Marriage of Welch, In re, 16718

Decision Date18 September 1990
Docket NumberNo. 16718,16718
Citation795 S.W.2d 640
PartiesIn re MARRIAGE OF WELCH. Debra Alane WELCH, Petitioner-Respondent, v. Leroy Bruce WELCH, Respondent-Appellant.
CourtMissouri Court of Appeals

Max H. Glover, Glover & Miller, Webb City, for respondent-appellant.

No brief filed for petitioner-respondent.

SHRUM, Judge.

A decree of dissolution of the parties' marriage was entered September 19, 1989. Leroy Bruce Welch (Husband herein) appeals from that decree, presenting one point relied on. He contends that the trial court erred in its determination of marital indebtedness when the husband was ordered to assume a $22,000 liability to the wife's father. Husband contends the indebtedness was not marital because: (a) it was not incurred during marriage; (b) it was not a joint obligation of the parties; and (c) it was not a debt assumed by the husband.

The parties were initially divorced May 28, 1987. In the first decree, the wife was awarded the marital real estate at 1021 Poplar Street, Carthage, Missouri. At that time, there was a mortgage lien against the property. Soon after the May 28, 1987, divorce and before August 5, 1987, wife's father, Bob Lyttle, paid off the mortgage on 1021 Poplar Street. The record is less than clear as to exactly what was done.

Q. [To wife] ... Who had the loan on the house [1021 Poplar]? Who was responsible for paying the loan on the house?

A. Bob Lytle [sic].

Q. Was Bruce [husband] aware of that to your knowledge at the time that the deed was signed over to him?

A. Yes, he was.

* * * * * *

Q. [To wife] ... Now, you indicated that you made payments on 1021 Poplar up until October; is that correct?

A. That's correct.

Q. And where did you make those payments?

A. Southwest Missouri Bank.

Q. Was that on an obligation which you and Bruce owed to the bank on the property?

A. ... The payments that were made, that was made on a loan on that piece of property that was in my dad's name.

Q. All right. So that loan was not in your name or Bruce's name?

A. No.

Q. It was a loan that your father took out?

A. On 1021 Poplar.

* * * * * *

Q. Well, as a matter of fact, there was no mortgage taken out on 1021 was there, Mrs. Welch?

A. No. There was a promissory agreement.

Q. All right. Did Mr. Welch ever pay you anything on 1021?

A. Yes. There was one month when he helped me make that payment.

The parties remarried August 17, 1987. During the period between the initial divorce and the remarriage, husband and wife remained in constant contact. By the wife's recollection, 1 she deeded the 1021 Poplar Street property to husband by deed dated August 5, 1987. 2 Her version was that in the months preceding the August 17, 1987, marriage, she and husband talked daily about transfer of the 1021 Poplar Street real estate to the husband; she finally deeded the property to husband in anticipation of their marriage. The wife's testimony was that the conveyance of 1021 Poplar Street to husband was a condition of becoming married.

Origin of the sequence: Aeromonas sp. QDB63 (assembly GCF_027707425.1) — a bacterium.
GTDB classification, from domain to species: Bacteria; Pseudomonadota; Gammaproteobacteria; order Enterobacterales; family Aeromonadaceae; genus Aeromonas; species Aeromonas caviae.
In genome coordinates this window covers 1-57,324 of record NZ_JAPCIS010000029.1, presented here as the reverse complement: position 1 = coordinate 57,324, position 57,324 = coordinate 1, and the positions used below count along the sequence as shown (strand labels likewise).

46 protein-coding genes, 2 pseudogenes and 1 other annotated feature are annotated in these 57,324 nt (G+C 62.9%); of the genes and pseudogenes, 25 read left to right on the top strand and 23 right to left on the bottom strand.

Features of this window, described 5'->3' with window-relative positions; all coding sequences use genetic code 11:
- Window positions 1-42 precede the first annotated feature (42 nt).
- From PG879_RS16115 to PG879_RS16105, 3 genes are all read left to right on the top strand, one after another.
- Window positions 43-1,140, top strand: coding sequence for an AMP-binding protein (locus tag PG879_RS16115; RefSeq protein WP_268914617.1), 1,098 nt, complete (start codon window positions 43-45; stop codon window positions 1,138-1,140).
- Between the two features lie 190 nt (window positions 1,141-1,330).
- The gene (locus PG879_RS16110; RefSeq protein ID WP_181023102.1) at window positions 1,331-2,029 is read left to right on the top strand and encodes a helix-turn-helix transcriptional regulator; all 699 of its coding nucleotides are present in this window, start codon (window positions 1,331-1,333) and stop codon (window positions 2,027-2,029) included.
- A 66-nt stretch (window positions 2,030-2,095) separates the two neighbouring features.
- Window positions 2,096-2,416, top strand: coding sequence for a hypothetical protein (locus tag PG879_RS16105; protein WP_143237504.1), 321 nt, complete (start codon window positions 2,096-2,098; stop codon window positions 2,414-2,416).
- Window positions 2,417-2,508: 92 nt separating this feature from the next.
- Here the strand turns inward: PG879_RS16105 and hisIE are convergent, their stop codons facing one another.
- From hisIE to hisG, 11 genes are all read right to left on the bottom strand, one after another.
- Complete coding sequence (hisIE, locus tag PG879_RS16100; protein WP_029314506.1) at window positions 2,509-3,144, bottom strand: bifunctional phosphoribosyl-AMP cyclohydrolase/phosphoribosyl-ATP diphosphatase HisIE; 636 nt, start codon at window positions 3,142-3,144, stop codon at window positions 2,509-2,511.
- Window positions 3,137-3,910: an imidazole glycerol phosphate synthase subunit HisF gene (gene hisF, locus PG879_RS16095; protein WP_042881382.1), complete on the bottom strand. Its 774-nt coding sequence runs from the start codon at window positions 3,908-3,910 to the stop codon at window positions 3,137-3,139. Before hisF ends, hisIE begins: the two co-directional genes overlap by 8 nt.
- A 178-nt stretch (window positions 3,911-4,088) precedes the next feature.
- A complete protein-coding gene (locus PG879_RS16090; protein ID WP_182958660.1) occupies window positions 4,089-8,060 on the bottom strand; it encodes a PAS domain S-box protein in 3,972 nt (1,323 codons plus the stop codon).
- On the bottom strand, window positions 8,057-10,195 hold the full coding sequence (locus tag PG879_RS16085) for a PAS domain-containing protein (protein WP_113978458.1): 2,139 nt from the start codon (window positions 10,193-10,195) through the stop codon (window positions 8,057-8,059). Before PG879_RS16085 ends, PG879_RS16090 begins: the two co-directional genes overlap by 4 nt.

Q. [To wife] ... And what did Bruce say to you? [conveyance as condition of being married.]

A. That in order for the marriage to take place, that that property would have to have his name on the title. That that would be a way of showing trust. That he was to be the head of the household and that he would in turn take care of the loan on that house. And that no one would ever find out that that had been done because both of our names then, in turn, would be put on that piece of property.

* * * * * *

Q. ... When you signed over 1021 Poplar to him, what was the reason you did it?

A. The reason that I signed the deed over to LeRoy was on the promise of marriage. Also, it was also on the promise that he then, in turn, would go to Southwest Missouri Bank and would have my father's name taken off of the loan and that he would have his name put on that loan and that he would assume the responsibility for that piece of property....

Q. ... Were any of them [sic] statements made to you that conditioned the transfer of property upon marriage?

A. Yes. If I did not deed the property to him, there would be no marriage.

The husband's version of why 1021 Poplar Street was deeded to him differs from wife's version. He testified the wife came to him and asked that he come up with the money which her father had paid on the existing loan; "She came to me and wanted me to produce monies to give to daddy." Husband said he gave wife $1,300 in cash before the deed was signed and before the second marriage. He accounted for the $1,300, in part, as coming from a roofing job. He had no recollection of the source of the balance of the $1,300 cash. Husband said he also gave the wife $17,651 in cash which came from a coin collection. He sold the coin collection on a Friday night to a coin collector from Kansas City, whose name the husband did not know. According to the husband, this sale took place at a house on Biers Street in Joplin, which the coin collector had rented. The $17,651 was in $100 bills which were put in a paper sack and hidden. Husband told wife that until she signed 1021 Poplar Street over into his name, he wasn't going to produce the money. According to the husband, the wife signed 1021 Poplar Street over to him, and he then gave her the $17,651; she, in turn, "supposedly gave them [the monies] to her father." After the deed was made and recorded, husband and wife remarried on August 17, 1987. Husband said that he gave wife an additional $1,450 six weeks after they married. The wife's version was that there was one month her husband helped her make a payment on the obligation owed her father, but that was the only payment he ever made on the debt.